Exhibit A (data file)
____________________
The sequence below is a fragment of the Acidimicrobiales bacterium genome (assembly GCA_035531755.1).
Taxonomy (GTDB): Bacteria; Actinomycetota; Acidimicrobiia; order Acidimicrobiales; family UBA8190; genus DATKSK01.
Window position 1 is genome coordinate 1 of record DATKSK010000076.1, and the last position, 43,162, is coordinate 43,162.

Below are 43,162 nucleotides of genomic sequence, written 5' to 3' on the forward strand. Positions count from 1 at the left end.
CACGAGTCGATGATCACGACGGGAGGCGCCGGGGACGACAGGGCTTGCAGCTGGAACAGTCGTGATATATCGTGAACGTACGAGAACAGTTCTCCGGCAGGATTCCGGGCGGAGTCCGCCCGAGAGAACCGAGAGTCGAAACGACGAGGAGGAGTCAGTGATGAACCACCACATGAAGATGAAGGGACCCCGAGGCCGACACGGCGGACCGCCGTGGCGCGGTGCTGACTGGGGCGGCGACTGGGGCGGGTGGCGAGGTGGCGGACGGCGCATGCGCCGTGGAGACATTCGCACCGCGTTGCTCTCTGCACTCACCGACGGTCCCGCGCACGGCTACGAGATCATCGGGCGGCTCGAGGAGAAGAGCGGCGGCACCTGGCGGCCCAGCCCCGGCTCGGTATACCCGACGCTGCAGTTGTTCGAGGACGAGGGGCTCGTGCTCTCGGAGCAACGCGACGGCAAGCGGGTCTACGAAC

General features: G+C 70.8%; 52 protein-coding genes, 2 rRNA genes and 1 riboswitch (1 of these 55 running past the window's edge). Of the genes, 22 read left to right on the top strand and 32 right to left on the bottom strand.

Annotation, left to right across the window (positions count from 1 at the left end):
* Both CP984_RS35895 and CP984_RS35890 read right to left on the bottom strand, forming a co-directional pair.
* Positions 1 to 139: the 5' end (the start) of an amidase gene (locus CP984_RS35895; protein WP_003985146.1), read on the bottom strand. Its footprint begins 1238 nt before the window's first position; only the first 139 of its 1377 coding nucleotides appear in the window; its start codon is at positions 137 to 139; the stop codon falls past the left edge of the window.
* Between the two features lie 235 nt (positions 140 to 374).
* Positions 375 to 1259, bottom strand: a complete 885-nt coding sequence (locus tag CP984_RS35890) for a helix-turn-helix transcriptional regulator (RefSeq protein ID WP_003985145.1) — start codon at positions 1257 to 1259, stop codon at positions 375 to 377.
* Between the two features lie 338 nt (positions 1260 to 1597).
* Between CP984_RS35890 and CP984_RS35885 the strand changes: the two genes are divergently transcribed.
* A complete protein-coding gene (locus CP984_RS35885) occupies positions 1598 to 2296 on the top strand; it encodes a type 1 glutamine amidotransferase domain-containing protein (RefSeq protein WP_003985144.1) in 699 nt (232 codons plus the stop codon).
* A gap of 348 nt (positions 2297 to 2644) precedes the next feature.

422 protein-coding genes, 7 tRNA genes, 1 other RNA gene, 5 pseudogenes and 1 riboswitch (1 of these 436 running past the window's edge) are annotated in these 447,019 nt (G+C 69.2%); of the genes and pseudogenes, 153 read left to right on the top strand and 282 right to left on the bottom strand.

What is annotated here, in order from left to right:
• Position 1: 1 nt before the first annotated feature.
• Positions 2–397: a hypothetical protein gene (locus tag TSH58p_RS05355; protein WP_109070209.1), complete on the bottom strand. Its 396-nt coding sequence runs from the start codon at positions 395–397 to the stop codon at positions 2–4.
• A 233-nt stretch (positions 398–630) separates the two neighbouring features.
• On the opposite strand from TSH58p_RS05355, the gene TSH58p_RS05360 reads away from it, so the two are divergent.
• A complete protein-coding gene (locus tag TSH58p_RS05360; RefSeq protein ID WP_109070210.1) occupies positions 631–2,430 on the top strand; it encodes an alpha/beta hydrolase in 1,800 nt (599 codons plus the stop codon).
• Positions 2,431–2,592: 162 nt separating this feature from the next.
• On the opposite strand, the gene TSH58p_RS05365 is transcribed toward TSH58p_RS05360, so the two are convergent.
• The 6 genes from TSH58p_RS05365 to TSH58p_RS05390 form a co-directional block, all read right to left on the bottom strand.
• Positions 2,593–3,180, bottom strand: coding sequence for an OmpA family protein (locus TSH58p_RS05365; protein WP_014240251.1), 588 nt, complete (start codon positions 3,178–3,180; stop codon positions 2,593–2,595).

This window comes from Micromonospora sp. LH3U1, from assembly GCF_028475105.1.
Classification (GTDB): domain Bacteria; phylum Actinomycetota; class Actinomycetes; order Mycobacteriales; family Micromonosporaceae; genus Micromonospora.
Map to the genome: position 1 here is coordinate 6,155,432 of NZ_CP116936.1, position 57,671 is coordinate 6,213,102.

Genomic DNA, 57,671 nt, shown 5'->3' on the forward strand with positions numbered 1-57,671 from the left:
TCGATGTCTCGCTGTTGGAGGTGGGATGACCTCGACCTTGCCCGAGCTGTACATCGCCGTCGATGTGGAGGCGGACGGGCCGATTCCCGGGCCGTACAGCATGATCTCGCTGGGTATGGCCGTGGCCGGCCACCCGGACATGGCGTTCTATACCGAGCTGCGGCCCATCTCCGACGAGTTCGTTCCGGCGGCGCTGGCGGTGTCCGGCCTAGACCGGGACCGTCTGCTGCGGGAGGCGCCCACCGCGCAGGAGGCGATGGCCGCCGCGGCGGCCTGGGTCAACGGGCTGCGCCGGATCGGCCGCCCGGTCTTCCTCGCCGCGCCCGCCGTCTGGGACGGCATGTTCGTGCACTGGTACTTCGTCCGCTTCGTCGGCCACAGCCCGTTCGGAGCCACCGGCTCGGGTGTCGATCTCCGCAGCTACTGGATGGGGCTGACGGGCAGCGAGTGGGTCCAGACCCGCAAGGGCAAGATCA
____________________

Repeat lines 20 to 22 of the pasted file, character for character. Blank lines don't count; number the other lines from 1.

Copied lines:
• A 233-nt stretch (positions 398–630) separates the two neighbouring features.
• On the opposite strand from TSH58p_RS05355, the gene TSH58p_RS05360 reads away from it, so the two are divergent.
• A complete protein-coding gene (locus tag TSH58p_RS05360; RefSeq protein ID WP_109070210.1) occupies positions 631–2,430 on the top strand; it encodes an alpha/beta hydrolase in 1,800 nt (599 codons plus the stop codon).